Bill Cone

Pixar production designer Bill Cone had stopped doing his own fine art outside of work for about 10 years before he began working with pastels.

“At some point, when you’re married and have kids, you don’t have lot of free time,” he says. “But when I started working with pastels for the movie A Bug’s Life, I enjoyed them so much that I began using them on my own.”

“I’d put them in a daypack along with some paper, and at lunch I’d ride my bike to a nice spot and paint,” Cone explains. “Then I took vacations and painted with pas- tels. For a while I had them in a little box in a backpack; eventually I decided to pack them better. And I started working bigger to do fish portraits. Up in Canada my in-laws liked to fish for rainbow trout, and I painted their prize catches.”

Cone started to realize he was gaining a deeper under- standing of qualities of light and atmosphere by painting outside, and that no photo could have taught him those things. “Watching changing light taught me a lot, how shadows move and change color,” he says. “I became more aware of how dynamic and complex nature is. It began to affect how I felt about light, and how to try to describe it. How to get the sense of the ways light from the sky illuminates the world even when you can’t see sun, or to understand the nature of shadows. I think I became more sensitive about how to use these effects in film, which was of great value for my work. I went out to explore nature and get away from work, but what I learned there came back to work with me.”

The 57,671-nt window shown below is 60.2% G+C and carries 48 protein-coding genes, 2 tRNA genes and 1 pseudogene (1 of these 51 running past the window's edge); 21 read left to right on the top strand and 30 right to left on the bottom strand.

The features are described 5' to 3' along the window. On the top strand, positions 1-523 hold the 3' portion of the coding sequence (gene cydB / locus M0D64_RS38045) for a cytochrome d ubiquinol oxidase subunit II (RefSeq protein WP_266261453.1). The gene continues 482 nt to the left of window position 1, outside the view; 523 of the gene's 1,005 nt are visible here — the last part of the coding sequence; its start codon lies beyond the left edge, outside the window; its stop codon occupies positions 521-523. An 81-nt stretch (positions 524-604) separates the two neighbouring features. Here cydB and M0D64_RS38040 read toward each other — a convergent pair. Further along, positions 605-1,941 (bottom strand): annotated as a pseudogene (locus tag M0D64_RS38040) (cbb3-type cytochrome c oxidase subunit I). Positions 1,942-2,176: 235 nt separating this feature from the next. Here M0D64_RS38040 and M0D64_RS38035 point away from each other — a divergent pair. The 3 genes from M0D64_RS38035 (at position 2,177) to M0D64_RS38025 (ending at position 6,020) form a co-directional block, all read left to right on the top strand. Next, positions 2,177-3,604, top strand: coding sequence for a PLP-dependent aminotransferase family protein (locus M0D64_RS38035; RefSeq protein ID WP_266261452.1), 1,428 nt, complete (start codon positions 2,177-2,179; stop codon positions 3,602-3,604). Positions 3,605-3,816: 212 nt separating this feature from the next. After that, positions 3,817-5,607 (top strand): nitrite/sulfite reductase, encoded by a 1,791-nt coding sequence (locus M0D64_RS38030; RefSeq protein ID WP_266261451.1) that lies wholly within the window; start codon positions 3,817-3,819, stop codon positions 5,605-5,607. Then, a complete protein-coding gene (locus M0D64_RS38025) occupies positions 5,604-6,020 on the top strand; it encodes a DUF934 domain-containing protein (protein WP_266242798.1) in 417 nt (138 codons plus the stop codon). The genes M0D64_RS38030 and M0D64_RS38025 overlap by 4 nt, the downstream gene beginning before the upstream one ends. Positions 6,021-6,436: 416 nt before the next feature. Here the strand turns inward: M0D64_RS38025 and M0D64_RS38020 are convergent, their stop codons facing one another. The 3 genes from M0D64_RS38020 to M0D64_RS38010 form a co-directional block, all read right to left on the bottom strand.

Cone continues to observe the effects of light in nature. Its not only helped his work, but inspires him on many levels. He exhibits annually, and for the last 8 summers, he has organized painting expeditions into the Sierra Nevada back country, inviting some co-workers from Pixar who like to paint, along with such fine artists as Randy Sexton, Clark Mitchell, Kevin Courter, Kim Lordier, and Paul Kratter.

Article by Maggie Price ,

A graduate of Art Center College of Design in 1983, Bill Cone has been painting landscapes for the last 16 years, often in the East Bay hills, with yearly pack trips into the Sierra Nevada wilderness. His work has been exhibited in group and one man shows throughout California. His ‘day job’ is as a Production Designer for Pixar Animation Studios, where he has done hundreds of pastel lighting studies for films. He has also taught classes on light and color at Pixar for over 10 years. His pastel work for Pixar has been displayed at the New York MOMA, and other museums around the world as part of the “Art of Pixar” exhibit. He blogs at bill


Art Center College of Design 1980-1983 BFA, Illustration

San Francisco State University 1975-1978 BFA, Painting